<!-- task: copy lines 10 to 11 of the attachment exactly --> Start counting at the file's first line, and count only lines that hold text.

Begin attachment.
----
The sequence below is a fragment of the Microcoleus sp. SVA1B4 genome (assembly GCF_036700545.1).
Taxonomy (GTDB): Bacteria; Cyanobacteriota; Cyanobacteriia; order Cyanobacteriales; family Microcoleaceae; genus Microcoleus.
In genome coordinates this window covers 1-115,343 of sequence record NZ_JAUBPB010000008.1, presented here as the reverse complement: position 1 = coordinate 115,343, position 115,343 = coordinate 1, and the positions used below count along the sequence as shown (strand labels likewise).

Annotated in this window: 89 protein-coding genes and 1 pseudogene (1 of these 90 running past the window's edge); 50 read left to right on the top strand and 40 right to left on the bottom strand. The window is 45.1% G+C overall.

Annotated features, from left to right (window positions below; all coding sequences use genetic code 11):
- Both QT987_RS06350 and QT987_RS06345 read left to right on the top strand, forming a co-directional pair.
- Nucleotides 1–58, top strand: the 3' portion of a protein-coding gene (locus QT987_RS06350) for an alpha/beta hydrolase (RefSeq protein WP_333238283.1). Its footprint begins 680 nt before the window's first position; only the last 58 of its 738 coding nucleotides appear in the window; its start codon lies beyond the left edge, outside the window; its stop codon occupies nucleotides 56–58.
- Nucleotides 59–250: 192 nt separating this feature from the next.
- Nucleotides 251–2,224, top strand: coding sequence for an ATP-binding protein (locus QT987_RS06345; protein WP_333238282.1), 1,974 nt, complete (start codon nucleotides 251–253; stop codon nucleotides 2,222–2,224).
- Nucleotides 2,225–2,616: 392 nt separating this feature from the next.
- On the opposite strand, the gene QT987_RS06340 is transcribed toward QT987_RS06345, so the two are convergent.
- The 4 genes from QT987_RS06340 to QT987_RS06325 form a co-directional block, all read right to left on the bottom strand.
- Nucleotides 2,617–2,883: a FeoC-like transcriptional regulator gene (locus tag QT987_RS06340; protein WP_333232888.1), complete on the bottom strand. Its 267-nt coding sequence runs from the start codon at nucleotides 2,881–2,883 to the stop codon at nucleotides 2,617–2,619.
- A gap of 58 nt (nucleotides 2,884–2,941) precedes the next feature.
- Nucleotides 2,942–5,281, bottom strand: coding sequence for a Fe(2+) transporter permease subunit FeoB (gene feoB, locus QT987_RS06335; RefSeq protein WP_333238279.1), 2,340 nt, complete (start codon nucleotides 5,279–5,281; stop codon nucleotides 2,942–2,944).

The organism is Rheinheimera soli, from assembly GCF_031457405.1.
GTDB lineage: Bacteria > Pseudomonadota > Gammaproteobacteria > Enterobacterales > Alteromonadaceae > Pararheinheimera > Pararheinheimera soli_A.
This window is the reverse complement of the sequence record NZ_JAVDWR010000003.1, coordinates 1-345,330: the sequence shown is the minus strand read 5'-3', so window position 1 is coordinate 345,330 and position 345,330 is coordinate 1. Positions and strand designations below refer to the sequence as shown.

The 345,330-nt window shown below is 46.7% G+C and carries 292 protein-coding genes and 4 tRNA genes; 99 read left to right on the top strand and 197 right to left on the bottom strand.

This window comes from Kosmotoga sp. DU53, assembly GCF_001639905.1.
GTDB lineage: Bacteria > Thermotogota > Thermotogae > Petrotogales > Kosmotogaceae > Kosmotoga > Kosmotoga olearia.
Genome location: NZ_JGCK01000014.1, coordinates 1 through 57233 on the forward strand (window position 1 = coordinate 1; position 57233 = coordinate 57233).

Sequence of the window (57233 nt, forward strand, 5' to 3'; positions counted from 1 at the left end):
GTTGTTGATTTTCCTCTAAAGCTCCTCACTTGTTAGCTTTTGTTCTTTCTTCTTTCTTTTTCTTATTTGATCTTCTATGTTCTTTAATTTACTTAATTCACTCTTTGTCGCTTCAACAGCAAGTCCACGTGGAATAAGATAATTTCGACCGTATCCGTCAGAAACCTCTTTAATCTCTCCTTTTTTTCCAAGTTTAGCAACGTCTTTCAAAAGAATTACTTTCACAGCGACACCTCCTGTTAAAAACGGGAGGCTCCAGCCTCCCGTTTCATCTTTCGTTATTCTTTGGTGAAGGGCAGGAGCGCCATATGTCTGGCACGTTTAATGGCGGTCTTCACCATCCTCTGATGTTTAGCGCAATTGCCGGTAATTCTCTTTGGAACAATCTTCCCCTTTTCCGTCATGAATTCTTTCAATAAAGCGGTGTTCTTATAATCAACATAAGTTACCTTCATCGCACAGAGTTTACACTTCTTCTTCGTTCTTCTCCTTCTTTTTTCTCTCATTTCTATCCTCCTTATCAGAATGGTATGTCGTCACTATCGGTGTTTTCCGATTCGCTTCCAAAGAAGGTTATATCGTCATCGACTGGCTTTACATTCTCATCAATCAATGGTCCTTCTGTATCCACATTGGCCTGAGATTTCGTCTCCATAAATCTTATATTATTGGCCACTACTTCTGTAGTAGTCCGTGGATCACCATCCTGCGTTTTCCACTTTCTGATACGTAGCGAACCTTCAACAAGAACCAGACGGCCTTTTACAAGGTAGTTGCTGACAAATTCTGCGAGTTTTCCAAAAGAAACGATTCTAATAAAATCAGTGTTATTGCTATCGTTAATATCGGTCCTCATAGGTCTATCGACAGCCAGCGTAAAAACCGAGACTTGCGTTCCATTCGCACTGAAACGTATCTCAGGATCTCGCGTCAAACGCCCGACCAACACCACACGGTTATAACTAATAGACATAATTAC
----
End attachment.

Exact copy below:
- Nucleotides 2,225–2,616: 392 nt separating this feature from the next.
- On the opposite strand, the gene QT987_RS06340 is transcribed toward QT987_RS06345, so the two are convergent.